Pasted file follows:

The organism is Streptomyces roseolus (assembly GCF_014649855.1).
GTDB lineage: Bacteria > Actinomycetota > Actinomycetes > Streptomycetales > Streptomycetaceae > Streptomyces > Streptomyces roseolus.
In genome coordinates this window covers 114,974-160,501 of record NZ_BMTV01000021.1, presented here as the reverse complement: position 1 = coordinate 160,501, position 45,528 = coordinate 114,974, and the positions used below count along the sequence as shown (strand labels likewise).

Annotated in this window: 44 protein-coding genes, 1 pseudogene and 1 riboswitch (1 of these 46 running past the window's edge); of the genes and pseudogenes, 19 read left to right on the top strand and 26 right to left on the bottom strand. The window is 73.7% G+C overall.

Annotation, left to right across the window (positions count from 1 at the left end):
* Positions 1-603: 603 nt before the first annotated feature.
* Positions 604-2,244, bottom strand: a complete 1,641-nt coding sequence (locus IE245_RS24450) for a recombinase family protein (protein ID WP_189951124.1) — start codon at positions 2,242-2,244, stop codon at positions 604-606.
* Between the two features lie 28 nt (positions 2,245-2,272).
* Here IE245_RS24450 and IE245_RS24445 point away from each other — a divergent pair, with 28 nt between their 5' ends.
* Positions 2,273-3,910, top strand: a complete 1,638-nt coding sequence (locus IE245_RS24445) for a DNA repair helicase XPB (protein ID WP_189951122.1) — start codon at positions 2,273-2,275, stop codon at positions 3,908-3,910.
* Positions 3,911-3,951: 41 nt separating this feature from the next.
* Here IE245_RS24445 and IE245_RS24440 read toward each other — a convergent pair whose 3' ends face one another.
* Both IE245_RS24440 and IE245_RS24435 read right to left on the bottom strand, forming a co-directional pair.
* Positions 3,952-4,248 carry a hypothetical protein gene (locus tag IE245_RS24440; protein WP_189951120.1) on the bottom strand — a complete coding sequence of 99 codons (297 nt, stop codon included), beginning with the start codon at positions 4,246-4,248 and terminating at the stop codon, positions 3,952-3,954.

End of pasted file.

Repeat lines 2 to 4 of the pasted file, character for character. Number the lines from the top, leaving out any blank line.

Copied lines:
GTDB lineage: Bacteria > Actinomycetota > Actinomycetes > Streptomycetales > Streptomycetaceae > Streptomyces > Streptomyces roseolus.
In genome coordinates this window covers 114,974-160,501 of record NZ_BMTV01000021.1, presented here as the reverse complement: position 1 = coordinate 160,501, position 45,528 = coordinate 114,974, and the positions used below count along the sequence as shown (strand labels likewise).

Annotated in this window: 44 protein-coding genes, 1 pseudogene and 1 riboswitch (1 of these 46 running past the window's edge); of the genes and pseudogenes, 19 read left to right on the top strand and 26 right to left on the bottom strand. The window is 73.7% G+C overall.